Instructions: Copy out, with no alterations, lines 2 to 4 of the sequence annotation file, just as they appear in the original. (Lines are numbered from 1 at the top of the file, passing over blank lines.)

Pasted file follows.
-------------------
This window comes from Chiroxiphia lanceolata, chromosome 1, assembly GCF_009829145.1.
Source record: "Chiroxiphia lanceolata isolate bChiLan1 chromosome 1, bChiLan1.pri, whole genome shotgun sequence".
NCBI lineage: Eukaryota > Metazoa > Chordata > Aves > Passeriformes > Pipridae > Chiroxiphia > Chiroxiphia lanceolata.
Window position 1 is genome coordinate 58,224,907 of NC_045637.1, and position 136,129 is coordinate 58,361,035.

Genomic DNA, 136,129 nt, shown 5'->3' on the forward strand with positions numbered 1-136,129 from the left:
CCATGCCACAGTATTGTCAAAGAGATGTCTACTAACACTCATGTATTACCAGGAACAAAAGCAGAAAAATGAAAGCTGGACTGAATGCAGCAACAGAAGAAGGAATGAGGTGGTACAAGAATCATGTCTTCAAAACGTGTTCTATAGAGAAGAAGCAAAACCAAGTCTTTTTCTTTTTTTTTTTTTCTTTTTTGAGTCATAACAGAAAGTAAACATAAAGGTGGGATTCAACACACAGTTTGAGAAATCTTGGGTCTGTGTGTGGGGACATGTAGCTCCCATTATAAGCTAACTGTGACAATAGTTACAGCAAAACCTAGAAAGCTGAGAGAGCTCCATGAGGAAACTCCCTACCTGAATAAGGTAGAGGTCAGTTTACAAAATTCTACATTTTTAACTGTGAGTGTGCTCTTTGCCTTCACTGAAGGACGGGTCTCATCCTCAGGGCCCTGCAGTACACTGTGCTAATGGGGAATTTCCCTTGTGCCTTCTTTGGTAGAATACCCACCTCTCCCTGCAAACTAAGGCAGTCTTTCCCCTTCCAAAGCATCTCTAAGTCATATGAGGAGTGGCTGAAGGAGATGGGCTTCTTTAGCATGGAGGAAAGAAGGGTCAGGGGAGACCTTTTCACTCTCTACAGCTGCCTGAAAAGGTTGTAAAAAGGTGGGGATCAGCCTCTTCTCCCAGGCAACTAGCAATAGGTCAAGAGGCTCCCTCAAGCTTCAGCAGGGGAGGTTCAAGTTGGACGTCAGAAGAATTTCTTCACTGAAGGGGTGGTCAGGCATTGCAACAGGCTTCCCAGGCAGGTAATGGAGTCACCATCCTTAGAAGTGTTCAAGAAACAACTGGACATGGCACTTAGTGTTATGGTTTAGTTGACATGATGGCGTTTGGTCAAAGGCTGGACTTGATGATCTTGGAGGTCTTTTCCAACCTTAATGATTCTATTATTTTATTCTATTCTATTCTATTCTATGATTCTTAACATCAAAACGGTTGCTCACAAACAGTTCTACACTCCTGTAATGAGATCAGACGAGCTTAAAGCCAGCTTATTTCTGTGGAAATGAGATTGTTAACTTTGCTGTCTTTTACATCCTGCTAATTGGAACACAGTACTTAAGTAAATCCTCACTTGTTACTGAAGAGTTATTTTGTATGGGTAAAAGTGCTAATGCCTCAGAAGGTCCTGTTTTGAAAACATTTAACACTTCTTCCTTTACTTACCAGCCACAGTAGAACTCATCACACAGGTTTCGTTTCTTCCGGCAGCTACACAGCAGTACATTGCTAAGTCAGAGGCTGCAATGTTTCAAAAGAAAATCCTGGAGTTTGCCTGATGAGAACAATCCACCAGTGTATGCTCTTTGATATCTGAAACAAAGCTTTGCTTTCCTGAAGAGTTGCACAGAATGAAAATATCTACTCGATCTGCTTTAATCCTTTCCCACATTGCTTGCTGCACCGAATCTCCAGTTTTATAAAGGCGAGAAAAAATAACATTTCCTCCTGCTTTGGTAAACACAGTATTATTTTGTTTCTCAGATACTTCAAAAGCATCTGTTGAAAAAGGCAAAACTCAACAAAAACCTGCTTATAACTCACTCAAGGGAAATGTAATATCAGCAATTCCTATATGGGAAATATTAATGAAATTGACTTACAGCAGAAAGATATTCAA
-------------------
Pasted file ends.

Source record: "Chiroxiphia lanceolata isolate bChiLan1 chromosome 1, bChiLan1.pri, whole genome shotgun sequence".
NCBI lineage: Eukaryota > Metazoa > Chordata > Aves > Passeriformes > Pipridae > Chiroxiphia > Chiroxiphia lanceolata.
Window position 1 is genome coordinate 58,224,907 of NC_045637.1, and position 136,129 is coordinate 58,361,035.